Effectiveness of Web-Based Virtual Learning Environments in Business Education: Focusing on Basic Skills Training for Information Technology.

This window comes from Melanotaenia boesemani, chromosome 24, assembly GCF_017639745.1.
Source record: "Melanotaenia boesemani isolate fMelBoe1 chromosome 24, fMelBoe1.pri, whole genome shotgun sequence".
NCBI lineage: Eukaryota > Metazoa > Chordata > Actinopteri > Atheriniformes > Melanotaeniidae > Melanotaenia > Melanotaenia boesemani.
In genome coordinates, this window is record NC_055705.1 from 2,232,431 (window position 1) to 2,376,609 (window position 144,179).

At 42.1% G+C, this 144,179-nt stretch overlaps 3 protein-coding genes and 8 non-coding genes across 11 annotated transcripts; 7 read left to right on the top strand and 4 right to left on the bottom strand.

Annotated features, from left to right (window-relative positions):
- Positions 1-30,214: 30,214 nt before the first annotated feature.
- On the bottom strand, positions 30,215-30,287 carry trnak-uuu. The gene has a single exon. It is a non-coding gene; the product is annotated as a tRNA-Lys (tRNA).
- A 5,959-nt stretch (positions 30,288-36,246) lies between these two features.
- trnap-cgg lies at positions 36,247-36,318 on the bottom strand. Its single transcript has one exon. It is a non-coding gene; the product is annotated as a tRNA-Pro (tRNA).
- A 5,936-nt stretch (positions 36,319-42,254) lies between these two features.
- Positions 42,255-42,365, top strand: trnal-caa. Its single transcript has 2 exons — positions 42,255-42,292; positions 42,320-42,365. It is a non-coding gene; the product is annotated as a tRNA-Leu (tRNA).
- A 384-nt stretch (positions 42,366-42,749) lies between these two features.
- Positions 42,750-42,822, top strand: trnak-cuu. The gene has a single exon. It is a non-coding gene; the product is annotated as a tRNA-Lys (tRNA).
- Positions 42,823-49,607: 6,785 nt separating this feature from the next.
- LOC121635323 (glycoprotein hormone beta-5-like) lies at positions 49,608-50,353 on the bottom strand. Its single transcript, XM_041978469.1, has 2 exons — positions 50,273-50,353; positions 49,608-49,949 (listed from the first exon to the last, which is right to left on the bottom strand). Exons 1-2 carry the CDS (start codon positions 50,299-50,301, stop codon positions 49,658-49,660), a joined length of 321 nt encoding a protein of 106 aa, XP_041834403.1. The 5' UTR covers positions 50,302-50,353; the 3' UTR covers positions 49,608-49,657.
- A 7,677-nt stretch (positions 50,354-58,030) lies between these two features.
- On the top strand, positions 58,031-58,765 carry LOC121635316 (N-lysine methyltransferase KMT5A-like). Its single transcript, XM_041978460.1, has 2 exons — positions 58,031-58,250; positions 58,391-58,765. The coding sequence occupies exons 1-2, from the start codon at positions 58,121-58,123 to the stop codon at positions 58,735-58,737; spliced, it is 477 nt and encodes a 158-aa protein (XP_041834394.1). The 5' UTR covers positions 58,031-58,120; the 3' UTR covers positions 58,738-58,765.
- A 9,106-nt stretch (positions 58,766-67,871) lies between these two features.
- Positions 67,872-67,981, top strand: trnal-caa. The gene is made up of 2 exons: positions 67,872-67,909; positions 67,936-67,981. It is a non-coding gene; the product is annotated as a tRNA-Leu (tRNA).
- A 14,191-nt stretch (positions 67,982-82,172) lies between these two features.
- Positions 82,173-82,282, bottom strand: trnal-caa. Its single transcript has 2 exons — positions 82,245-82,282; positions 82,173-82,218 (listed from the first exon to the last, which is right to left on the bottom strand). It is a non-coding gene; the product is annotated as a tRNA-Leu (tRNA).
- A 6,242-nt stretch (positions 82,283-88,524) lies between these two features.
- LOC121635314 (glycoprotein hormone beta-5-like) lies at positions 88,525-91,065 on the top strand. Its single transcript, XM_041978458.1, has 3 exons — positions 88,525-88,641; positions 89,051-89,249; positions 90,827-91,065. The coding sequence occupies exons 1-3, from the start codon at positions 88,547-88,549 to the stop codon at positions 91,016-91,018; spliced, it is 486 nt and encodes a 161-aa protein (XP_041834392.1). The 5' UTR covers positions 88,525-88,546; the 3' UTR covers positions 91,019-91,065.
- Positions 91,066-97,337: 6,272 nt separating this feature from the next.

Calls for transforming the learning industries and revolutionizing business education are being answered by a proliferation of virtual learning environments, capitalizing on ever-growing and universal Internet-related technologies. This dissertation describes research investigating the effectiveness of web-based virtual environments by comparing traditional and information technology enhanced learning environments. A conceptual framework is proposed contrasting the effectiveness of these two environments across two learning models---the objectivist and the constructivist. Although technology may serve as a moderator that enhances the implementation of certain features of a learning model, there is a consensus that the learning model---not the technology---is the primary cause of learning. Theory predicts that higher levels of "learner control" will lead to more effective learning. Control and flexibility, among other advantages offered to the learner in virtual environments, lead us to propose that such environments are more effective than traditional environments regardless of the learning model employed. Furthermore, it is proposed that virtual environments are even more effective with the constructivist model, because of the better match between the characteristics of the virtual environments and the assumptions of the constructivist model, as compared to the objectivist model. The effectiveness of the learning environment is measured in terms of self-efficacy, performance and satisfaction. A field experiment was set up to test the components of the proposed research model with 192 business undergraduate students in an introductory Information Technology course. In this research, several hypotheses comparing students' performance, satisfaction and self-efficacy in both traditional and virtual learning environments were evaluated. The results of hypotheses testing indicated that subjects in the virtual environment have reported higher levels of self-efficacy in both learning models. However, there was no statistically significant difference in performance between the two environments. Another interesting result was that subjects in the virtual environment, despite showing higher levels of self-efficacy, were less satisfied with the learning environment. The findings of this study may improve our understanding of the implications when virtual environments are implemented. As we prepare to enter the third millennium, web-based virtual learning environments present great and exciting opportunities for both academia and business communities.